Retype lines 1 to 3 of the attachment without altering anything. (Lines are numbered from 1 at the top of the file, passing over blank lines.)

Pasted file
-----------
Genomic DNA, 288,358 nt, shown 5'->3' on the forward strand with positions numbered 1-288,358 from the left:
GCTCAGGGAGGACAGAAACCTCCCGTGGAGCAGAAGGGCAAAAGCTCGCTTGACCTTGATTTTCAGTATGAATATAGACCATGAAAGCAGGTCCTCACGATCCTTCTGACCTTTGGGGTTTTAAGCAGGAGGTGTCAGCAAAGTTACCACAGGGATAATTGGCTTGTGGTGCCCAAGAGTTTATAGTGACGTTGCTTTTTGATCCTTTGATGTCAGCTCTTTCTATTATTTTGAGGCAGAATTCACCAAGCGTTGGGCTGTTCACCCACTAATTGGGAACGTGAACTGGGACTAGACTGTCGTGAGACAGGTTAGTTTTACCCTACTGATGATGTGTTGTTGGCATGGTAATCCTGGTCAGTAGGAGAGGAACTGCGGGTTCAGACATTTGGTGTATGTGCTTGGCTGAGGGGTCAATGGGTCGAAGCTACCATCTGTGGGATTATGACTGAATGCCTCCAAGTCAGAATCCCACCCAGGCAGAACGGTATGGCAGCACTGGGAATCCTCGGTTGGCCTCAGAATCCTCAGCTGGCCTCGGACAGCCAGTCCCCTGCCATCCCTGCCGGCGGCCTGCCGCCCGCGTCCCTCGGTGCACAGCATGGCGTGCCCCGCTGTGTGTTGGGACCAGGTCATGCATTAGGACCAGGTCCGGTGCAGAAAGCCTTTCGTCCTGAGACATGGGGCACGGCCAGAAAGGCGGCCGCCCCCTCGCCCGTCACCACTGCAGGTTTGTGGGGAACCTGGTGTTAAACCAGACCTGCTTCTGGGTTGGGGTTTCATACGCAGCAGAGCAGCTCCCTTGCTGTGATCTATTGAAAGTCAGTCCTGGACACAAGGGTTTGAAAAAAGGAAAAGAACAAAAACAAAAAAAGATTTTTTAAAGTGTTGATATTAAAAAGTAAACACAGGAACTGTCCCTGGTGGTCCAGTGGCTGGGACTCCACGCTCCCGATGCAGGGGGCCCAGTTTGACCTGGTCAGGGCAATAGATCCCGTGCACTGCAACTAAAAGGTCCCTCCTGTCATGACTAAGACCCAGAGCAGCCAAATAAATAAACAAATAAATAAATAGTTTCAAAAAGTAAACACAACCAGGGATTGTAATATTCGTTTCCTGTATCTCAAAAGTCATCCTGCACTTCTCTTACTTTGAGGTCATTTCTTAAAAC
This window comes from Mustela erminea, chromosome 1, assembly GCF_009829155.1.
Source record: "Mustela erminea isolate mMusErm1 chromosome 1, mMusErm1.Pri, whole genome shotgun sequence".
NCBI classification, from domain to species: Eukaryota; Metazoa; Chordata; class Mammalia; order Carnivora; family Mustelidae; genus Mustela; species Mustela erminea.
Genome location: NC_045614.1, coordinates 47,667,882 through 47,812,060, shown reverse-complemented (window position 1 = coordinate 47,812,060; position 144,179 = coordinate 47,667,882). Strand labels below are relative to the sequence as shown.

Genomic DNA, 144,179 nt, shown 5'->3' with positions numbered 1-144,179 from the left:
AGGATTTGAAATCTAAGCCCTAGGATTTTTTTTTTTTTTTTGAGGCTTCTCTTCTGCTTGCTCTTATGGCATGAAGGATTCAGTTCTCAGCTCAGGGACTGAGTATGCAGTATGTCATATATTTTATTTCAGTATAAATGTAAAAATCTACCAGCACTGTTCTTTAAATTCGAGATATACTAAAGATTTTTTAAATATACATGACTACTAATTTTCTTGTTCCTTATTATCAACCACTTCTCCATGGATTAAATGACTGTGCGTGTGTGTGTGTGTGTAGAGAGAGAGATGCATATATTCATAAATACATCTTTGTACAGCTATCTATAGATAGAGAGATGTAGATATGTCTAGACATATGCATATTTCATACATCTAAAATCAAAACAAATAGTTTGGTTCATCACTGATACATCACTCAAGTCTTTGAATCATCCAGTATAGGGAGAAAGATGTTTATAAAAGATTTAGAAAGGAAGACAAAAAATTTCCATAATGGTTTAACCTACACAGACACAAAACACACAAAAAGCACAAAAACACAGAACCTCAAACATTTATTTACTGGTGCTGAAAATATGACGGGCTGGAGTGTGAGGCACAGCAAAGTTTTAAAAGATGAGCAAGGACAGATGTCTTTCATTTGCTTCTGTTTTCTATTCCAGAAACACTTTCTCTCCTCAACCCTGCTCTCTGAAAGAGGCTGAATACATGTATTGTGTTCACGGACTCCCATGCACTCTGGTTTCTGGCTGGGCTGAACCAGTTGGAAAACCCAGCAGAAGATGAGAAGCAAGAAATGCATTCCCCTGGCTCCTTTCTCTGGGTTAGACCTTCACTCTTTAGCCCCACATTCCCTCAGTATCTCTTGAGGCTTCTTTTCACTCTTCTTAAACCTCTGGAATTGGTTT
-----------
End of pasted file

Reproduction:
Genomic DNA, 288,358 nt, shown 5'->3' on the forward strand with positions numbered 1-288,358 from the left:
GCTCAGGGAGGACAGAAACCTCCCGTGGAGCAGAAGGGCAAAAGCTCGCTTGACCTTGATTTTCAGTATGAATATAGACCATGAAAGCAGGTCCTCACGATCCTTCTGACCTTTGGGGTTTTAAGCAGGAGGTGTCAGCAAAGTTACCACAGGGATAATTGGCTTGTGGTGCCCAAGAGTTTATAGTGACGTTGCTTTTTGATCCTTTGATGTCAGCTCTTTCTATTATTTTGAGGCAGAATTCACCAAGCGTTGGGCTGTTCACCCACTAATTGGGAACGTGAACTGGGACTAGACTGTCGTGAGACAGGTTAGTTTTACCCTACTGATGATGTGTTGTTGGCATGGTAATCCTGGTCAGTAGGAGAGGAACTGCGGGTTCAGACATTTGGTGTATGTGCTTGGCTGAGGGGTCAATGGGTCGAAGCTACCATCTGTGGGATTATGACTGAATGCCTCCAAGTCAGAATCCCACCCAGGCAGAACGGTATGGCAGCACTGGGAATCCTCGGTTGGCCTCAGAATCCTCAGCTGGCCTCGGACAGCCAGTCCCCTGCCATCCCTGCCGGCGGCCTGCCGCCCGCGTCCCTCGGTGCACAGCATGGCGTGCCCCGCTGTGTGTTGGGACCAGGTCATGCATTAGGACCAGGTCCGGTGCAGAAAGCCTTTCGTCCTGAGACATGGGGCACGGCCAGAAAGGCGGCCGCCCCCTCGCCCGTCACCACTGCAGGTTTGTGGGGAACCTGGTGTTAAACCAGACCTGCTTCTGGGTTGGGGTTTCATACGCAGCAGAGCAGCTCCCTTGCTGTGATCTATTGAAAGTCAGTCCTGGACACAAGGGTTTGAAAAAAGGAAAAGAACAAAAACAAAAAAAGATTTTTTAAAGTGTTGATATTAAAAAGTAAACACAGGAACTGTCCCTGGTGGTCCAGTGGCTGGGACTCCACGCTCCCGATGCAGGGGGCCCAGTTTGACCTGGTCAGGGCAATAGATCCCGTGCACTGCAACTAAAAGGTCCCTCCTGTCATGACTAAGACCCAGAGCAGCCAAATAAATAAACAAATAAATAAATAGTTTCAAAAAGTAAACACAACCAGGGATTGTAATATTCGTTTCCTGTATCTCAAAAGTCATCCTGCACTTCTCTTACTTTGAGGTCATTTCTTAAAAC
This window comes from Mustela erminea, chromosome 1, assembly GCF_009829155.1.